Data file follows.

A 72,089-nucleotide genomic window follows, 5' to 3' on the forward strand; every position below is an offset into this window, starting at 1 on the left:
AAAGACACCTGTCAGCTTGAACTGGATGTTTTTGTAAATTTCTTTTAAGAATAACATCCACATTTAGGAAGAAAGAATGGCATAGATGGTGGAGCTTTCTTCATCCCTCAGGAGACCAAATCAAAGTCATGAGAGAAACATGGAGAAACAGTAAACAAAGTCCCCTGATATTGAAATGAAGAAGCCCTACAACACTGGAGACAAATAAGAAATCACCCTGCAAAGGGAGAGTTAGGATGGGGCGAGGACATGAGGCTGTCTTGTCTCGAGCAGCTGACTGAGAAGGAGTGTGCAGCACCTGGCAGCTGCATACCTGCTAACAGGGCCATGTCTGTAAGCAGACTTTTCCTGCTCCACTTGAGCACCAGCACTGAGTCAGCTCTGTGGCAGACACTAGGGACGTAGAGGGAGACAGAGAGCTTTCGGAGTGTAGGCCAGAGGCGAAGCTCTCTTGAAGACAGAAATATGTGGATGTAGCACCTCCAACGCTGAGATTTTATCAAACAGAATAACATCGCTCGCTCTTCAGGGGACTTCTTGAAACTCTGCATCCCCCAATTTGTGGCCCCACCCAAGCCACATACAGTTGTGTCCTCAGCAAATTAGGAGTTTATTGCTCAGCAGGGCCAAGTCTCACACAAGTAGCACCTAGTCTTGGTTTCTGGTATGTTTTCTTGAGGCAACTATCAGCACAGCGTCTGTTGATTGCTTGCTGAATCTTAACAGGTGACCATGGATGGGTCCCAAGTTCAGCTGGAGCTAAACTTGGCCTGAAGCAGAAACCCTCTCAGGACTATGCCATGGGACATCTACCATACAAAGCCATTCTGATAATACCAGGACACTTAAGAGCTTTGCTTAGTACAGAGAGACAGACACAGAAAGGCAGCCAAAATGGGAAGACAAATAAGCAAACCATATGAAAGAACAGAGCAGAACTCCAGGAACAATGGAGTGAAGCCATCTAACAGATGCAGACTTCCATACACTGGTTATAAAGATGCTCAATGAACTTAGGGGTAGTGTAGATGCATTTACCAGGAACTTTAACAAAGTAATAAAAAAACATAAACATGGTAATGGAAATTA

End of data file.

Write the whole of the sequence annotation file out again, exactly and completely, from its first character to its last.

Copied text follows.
A 72,089-nucleotide genomic window follows, 5' to 3' on the forward strand; every position below is an offset into this window, starting at 1 on the left:
AAAGACACCTGTCAGCTTGAACTGGATGTTTTTGTAAATTTCTTTTAAGAATAACATCCACATTTAGGAAGAAAGAATGGCATAGATGGTGGAGCTTTCTTCATCCCTCAGGAGACCAAATCAAAGTCATGAGAGAAACATGGAGAAACAGTAAACAAAGTCCCCTGATATTGAAATGAAGAAGCCCTACAACACTGGAGACAAATAAGAAATCACCCTGCAAAGGGAGAGTTAGGATGGGGCGAGGACATGAGGCTGTCTTGTCTCGAGCAGCTGACTGAGAAGGAGTGTGCAGCACCTGGCAGCTGCATACCTGCTAACAGGGCCATGTCTGTAAGCAGACTTTTCCTGCTCCACTTGAGCACCAGCACTGAGTCAGCTCTGTGGCAGACACTAGGGACGTAGAGGGAGACAGAGAGCTTTCGGAGTGTAGGCCAGAGGCGAAGCTCTCTTGAAGACAGAAATATGTGGATGTAGCACCTCCAACGCTGAGATTTTATCAAACAGAATAACATCGCTCGCTCTTCAGGGGACTTCTTGAAACTCTGCATCCCCCAATTTGTGGCCCCACCCAAGCCACATACAGTTGTGTCCTCAGCAAATTAGGAGTTTATTGCTCAGCAGGGCCAAGTCTCACACAAGTAGCACCTAGTCTTGGTTTCTGGTATGTTTTCTTGAGGCAACTATCAGCACAGCGTCTGTTGATTGCTTGCTGAATCTTAACAGGTGACCATGGATGGGTCCCAAGTTCAGCTGGAGCTAAACTTGGCCTGAAGCAGAAACCCTCTCAGGACTATGCCATGGGACATCTACCATACAAAGCCATTCTGATAATACCAGGACACTTAAGAGCTTTGCTTAGTACAGAGAGACAGACACAGAAAGGCAGCCAAAATGGGAAGACAAATAAGCAAACCATATGAAAGAACAGAGCAGAACTCCAGGAACAATGGAGTGAAGCCATCTAACAGATGCAGACTTCCATACACTGGTTATAAAGATGCTCAATGAACTTAGGGGTAGTGTAGATGCATTTACCAGGAACTTTAACAAAGTAATAAAAAAACATAAACATGGTAATGGAAATTA